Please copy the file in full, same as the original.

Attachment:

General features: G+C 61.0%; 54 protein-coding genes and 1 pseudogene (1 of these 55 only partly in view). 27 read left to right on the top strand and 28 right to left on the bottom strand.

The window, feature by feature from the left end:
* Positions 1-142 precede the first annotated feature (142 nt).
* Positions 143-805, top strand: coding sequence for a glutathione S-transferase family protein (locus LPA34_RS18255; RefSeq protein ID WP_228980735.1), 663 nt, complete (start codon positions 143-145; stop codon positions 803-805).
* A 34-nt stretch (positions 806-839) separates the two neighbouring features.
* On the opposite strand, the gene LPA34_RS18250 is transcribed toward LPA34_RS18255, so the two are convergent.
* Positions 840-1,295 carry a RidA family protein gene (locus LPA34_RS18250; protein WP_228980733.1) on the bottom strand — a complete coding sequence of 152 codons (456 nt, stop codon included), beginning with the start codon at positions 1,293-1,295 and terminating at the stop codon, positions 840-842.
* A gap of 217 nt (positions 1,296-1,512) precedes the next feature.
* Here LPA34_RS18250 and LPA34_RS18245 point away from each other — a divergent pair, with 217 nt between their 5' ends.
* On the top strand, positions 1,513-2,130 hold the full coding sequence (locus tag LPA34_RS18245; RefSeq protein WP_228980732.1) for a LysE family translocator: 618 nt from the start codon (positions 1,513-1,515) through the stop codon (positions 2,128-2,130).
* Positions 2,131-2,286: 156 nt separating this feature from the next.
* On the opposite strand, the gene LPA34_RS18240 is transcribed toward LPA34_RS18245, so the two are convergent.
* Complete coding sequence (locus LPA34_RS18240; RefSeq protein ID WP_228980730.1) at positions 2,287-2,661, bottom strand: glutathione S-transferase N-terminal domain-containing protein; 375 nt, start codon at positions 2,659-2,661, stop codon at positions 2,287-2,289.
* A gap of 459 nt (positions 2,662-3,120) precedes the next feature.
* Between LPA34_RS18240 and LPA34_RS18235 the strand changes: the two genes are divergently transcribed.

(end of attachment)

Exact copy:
General features: G+C 61.0%; 54 protein-coding genes and 1 pseudogene (1 of these 55 only partly in view). 27 read left to right on the top strand and 28 right to left on the bottom strand.

The window, feature by feature from the left end:
* Positions 1-142 precede the first annotated feature (142 nt).
* Positions 143-805, top strand: coding sequence for a glutathione S-transferase family protein (locus LPA34_RS18255; RefSeq protein ID WP_228980735.1), 663 nt, complete (start codon positions 143-145; stop codon positions 803-805).
* A 34-nt stretch (positions 806-839) separates the two neighbouring features.
* On the opposite strand, the gene LPA34_RS18250 is transcribed toward LPA34_RS18255, so the two are convergent.
* Positions 840-1,295 carry a RidA family protein gene (locus LPA34_RS18250; protein WP_228980733.1) on the bottom strand — a complete coding sequence of 152 codons (456 nt, stop codon included), beginning with the start codon at positions 1,293-1,295 and terminating at the stop codon, positions 840-842.
* A gap of 217 nt (positions 1,296-1,512) precedes the next feature.
* Here LPA34_RS18250 and LPA34_RS18245 point away from each other — a divergent pair, with 217 nt between their 5' ends.
* On the top strand, positions 1,513-2,130 hold the full coding sequence (locus tag LPA34_RS18245; RefSeq protein WP_228980732.1) for a LysE family translocator: 618 nt from the start codon (positions 1,513-1,515) through the stop codon (positions 2,128-2,130).
* Positions 2,131-2,286: 156 nt separating this feature from the next.
* On the opposite strand, the gene LPA34_RS18240 is transcribed toward LPA34_RS18245, so the two are convergent.
* Complete coding sequence (locus LPA34_RS18240; RefSeq protein ID WP_228980730.1) at positions 2,287-2,661, bottom strand: glutathione S-transferase N-terminal domain-containing protein; 375 nt, start codon at positions 2,659-2,661, stop codon at positions 2,287-2,289.
* A gap of 459 nt (positions 2,662-3,120) precedes the next feature.
* Between LPA34_RS18240 and LPA34_RS18235 the strand changes: the two genes are divergently transcribed.